So we return to the main issue: If Apple is going to build a tablet-based computer, they would have to devise new and better ways to allow you to create and consume content, and it would have to serve those functions with greater convenience and elegance than existing products. Otherwise, there would be no reason for such a product to exist, beyond the hopes and wishes from many that such a gadget is inevitable.

    Honestly, these are questions I do not claim to be able to answer. But it’s a certainty that Apple doesn’t enter new markets unless they can make a genuine difference and earn healthy profits. The day of the tablet has supposedly been on the horizon for years. Maybe Apple has found a way to make that market segment successful and we’ll all be pleasantly surprised when and if the iSlate actually appears.

    Till then, color me skeptical.



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    9 Responses to “The iSlate Report: So Where Does Apple’s Creativity End?”

    1. Jeff says:

      We’re only four days into the month and the unending hype has gone beyond tiresome. Every Apple fan site, newspaper, and even NPR got into the act, hyping the so-called “iSlate” and the rumored specifications. I’m about ready to switch it all off until February. Maybe it’s the engineer in me, but please show me the facts, spare me all of the drama, and show me how an oversized iPhone is going to be a useful portable device while being coddled in a layer of rubber skins and screen protectors.

      It’s either one of the greatest viral marketing campaigns of all time or the bloom coming off of Apple’s rose. If Apple doesn’t deliver something at the end of the month that delivers on these expectations there could be hell to pay.

    2. DaveD says:

      I initially thought that the “Xpad” primary function would be to present digitized multimedia available at the iTunes Store. I still do. But, after reading so many articles on this mythical tablet-like device, I’m going along with some of the guesses.

      The Xpad is destined to be what the Mac was in 1984, a game changer. Like the devices used in “Star Trek,” it will be the dawn of touch-based computing, the next step forward of human-to-computer interactions.

      • Sean says:

        @DaveD, I couldn’t agree more. I see the Tablet computer supplanting the laptop in the next decade. As you say, it’s simply evolution and it looks like Apple is leading the way yet again.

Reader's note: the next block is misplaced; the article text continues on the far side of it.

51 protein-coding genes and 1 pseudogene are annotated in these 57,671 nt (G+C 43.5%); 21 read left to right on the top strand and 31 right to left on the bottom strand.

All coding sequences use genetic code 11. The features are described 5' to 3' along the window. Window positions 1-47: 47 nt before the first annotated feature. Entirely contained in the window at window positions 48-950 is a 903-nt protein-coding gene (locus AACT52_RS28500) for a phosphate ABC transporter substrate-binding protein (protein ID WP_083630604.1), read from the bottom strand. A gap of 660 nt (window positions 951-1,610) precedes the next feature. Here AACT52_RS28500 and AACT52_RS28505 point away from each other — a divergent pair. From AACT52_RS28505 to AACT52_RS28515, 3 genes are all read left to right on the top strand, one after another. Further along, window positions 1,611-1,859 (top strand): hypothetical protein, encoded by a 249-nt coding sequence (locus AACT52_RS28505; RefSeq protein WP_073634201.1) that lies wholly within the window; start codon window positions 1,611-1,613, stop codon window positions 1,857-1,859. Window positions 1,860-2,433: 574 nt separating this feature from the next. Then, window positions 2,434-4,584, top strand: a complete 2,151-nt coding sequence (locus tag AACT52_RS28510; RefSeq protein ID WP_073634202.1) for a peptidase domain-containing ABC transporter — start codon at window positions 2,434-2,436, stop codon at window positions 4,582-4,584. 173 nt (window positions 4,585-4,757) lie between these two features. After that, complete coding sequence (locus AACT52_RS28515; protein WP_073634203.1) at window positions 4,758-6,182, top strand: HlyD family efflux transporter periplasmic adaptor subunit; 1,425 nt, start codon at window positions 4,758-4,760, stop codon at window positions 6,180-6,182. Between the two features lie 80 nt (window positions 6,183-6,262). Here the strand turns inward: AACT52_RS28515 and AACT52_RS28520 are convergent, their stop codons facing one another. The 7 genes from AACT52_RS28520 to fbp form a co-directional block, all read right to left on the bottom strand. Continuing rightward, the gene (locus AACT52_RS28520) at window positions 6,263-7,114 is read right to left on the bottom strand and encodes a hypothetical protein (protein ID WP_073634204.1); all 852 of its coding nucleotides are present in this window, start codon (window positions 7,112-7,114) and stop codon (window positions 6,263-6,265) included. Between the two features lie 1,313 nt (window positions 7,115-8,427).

3. Mike says:

      It would be great if it had 3g/4g capability (even via usb) to connect anything OTHER than AT&T.

      Also, I think they should get Kristin Wiig from SNL to do advertisements (or the launch) playing that character who just cannot keep a secret.

      Mike

    4. Sean says:

      Content is king. Others will introduce Tablets, but what will they offer in terms of unified content and a cohesive user experience? Apple just announced 3 billion App downloads, a 1 billion increase in the last 3 months. Include music, movies, videos, books, magazines and newspaper subscriptions to that list and you have nearly everything you need in terms of media in one centralized location (iTunes).

      Is anyone else even close to those numbers?…… The competition is very far behind.

      Oh, and spare me the “closed environment” argument. Only geeks and IT nerds care. The average consumer has better things to do than jailbreak their iPhone. THEY DON”T CARE.

      • @Sean, Apropos of nothing, a story about Google’s new smartphone suggests, in passing, that existing Android partners might resent the competition, perhaps recalling the experience of Microsoft’s PlaysForSure partners when the Zune came out. In the end, Google might end up doing serious harm to their platform. Besides, they have no experience building consumer electronics products, so why would anyone expect anything good from them? This is not something that just happens. Apple had been building electronics gear for decades before the iPod and iPhone debuted.

        Peace,
        Gene

    5. rwahrens says:

      I agee. Gruber has a great write-up on this over at Daring Fireball. Well worth the read.

    6. John Dingler says:

      Gene,
      Be careful not to repeat this

      “Besides, they have no experience building consumer electronics products, so why would anyone expect anything good from them?”

      too often as Nokia expressed the very same sentiment about the iPhone, and it was wrong because Apple, previously a non-cell phone maker, made a very successful cellphone. Remember?

      Please prepare a graceful retraction should you be wrong. *S* Cheers,